Lions Test preview: Victory vital in opener says legend Alan Tait

Ready for the Test: British and Irish Lions wing Liam Williams.
Picture: David Davies
Ready for the Test: British and Irish Lions wing Liam Williams. Picture: David Davies
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BRITISH LIONS legend Alan Tait believes the tourists’ only chance of a famous series success against the All Blacks hinges on them winning today’s opening Test.

Many pundits feel Warren Gatland’s side are coming into form as the tour to New Zealand develops, and that they could still cause the All Blacks problems for the duration of the three-Test series.

However, Tait – who celebrated the 20th anniversary of his match-winning score against South Africa earlier this week – feels they must prosper in Auckland this morning to have any chance of denying the back-to-back world champions.

“If the Lions are to beat the All Blacks, winning this first Test is so important,” he told The Yorkshire Post, just as they did in 1971 in Dunedin, the only Lions side yet to prove victorious in New Zealand.

“It is key really to what happens over the next three weeks.

“You’d like to be going into that second and third Test knowing you have the first one under your belt to have a chance.

“That’s why it’s such a massive game in Auckland first up.

“I give simple answers, though, and when I was defence coach for Scotland, I always said the best player any northern hemisphere side had was the weather.

“If you get a wet, stormy night as you often can down there, and a greasy ball with it, and it becomes about penalties and the set-piece, then that would suit the Lions.

“We all know what New Zealand can do on a dry track; they love to attack and it is very difficult to contain them. Their players are so good if they get good ball.”

Tait, 51, was a versatile back during his own career, playing full-back for Leeds Rhinos after swapping codes but establishing himself as a centre for Newcastle Falcons and Scotland on his return to union.

He was on the wing, though, when the Lions beat South Africa in 1997, featuring in the opening two Tests as they went 2-0 up and, memorably, scoring to seal victory in the opener in Cape Town.

“People have kept asking me about it this week but I’m not on Twitter or Facebook,” he said, when asked about the famous clip that has been replayed countless times on social media.

“I did guess it would be that try for the Lions, though, that they were referring to.

“It’s a long time ago now, though, 20 years.

“I ended up on the wing back then mainly because of (Lions coach) Ian McGeechan.

“I went out there as a centre but he had Scott Gibbs and Jerry Guscott in there.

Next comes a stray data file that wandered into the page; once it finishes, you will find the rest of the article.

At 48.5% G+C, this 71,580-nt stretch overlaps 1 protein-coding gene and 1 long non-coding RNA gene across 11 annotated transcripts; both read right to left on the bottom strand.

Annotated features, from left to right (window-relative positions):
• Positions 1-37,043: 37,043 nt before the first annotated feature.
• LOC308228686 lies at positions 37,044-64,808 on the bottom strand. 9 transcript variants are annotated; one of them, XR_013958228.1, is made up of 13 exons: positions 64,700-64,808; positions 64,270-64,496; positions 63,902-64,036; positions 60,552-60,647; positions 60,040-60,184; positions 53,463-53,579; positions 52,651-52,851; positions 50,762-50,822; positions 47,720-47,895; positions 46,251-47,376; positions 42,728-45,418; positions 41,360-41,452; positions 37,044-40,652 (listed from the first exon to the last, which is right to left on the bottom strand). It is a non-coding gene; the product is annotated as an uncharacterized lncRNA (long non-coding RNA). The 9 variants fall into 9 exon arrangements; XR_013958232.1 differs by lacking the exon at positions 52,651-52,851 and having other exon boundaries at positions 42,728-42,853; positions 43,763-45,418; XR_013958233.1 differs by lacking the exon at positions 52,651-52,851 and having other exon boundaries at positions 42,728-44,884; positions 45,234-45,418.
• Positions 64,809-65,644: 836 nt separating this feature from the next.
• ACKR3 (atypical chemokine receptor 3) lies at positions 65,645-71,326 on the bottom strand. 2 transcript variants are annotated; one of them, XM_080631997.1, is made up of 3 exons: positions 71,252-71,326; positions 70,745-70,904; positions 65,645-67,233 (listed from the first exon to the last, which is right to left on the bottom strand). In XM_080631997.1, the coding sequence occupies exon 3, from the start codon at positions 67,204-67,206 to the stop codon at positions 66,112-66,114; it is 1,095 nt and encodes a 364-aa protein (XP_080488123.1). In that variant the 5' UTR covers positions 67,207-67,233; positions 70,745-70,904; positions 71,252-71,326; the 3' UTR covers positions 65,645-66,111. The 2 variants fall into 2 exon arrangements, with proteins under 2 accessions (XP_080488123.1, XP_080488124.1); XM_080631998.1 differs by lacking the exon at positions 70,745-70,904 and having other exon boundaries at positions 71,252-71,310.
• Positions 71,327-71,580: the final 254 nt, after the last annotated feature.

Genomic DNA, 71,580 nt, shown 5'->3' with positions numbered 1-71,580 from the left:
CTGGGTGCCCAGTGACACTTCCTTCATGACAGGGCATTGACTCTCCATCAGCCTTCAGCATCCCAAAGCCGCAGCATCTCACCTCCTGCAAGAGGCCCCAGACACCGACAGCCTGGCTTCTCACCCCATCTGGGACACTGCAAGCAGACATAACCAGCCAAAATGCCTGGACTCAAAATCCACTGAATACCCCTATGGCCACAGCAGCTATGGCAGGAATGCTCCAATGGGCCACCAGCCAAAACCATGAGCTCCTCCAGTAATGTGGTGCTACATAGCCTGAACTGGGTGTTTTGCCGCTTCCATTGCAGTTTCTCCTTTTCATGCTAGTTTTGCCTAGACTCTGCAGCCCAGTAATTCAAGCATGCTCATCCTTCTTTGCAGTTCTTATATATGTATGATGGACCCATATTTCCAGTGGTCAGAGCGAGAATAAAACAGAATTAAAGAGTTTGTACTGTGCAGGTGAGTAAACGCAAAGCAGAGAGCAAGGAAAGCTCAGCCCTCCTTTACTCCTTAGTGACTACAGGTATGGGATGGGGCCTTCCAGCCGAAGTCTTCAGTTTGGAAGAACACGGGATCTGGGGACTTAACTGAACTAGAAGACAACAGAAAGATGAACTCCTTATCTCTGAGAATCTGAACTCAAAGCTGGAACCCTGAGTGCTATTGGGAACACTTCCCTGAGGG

“Geech, though, had coached me in the Scotland A team when I was about 19 or 20 and gave me my big break then on the wing so he probably knew I could always a do a job there in South Africa.

“There were some great wingers out there, including my club-mate at Newcastle Tony Underwood and Bentos (John Bentley) but I think he wanted to go with what he thought was his best defensive team structure.

“That was key against the Springboks; stopping their power and strength.

“The All Blacks are different, though, and you have to have players who can strike with tries against them.

“I don’t think we can rely on five-metre rolling mauls and penalty tries against them and I think it shows in Warren Gatland’s selections.”

Given his own back-three knowledge, Tait is intrigued by some of the the head coach’s bold picks.

He has selected Wales winger Liam Williams at full-back ahead of fellow countryman Leigh Halfpenny – a hero of the 2013 series win in Australia – and has also omitted another star from four years ago in George North, the Wales winger who has endured a difficult season.

England utility back Elliot Daly is the surprise pick on the left wing with Red Rose colleague Anthony Watson on the other side.

Tait, who had a spell coaching at Yorkshire Carnegie last season, said: “Everyone likes to pick their team beforehand and I always did think Liam Williams would push through on this tour and show he could get the nod at full-back.

“He’s such a competitor and, though Leigh Halfpenny is seen as a number once choice, he has been out of form.

“I like Williams and always have; he runs his weight, is strong and elusive which is what I like about him. I wasn’t huge either but could be a deceptive runner and Williams has that.

“I’d have picked him before Halfpenny, too, but it is Watson I’m a little bit worried about. Defensively, I reckon, they will have a go at him and really attack him.

“Daly is a bit like myself; not the biggest but can play centre or wing as I could. He’s worked his way in on the back of the midweek games and is a strong defender but when he gets a chance in attack he’ll go.

“He has picked a lot of finishers in there – Watson can do that – and that’s important as, as I said, you have to score tries to win a Test match against the All Blacks.

“Leaving out George North is a big call but he’s not been great for his club this season and, although he had a big finish for Wales in the Six Nations against England, he probably just hasn’t been playing well enough.”

Tait, who made his Scotland debut in the inaugural 1987 World Cup in New Zealand, is now working in an SRU role – looking for English players with Scottish heritage links.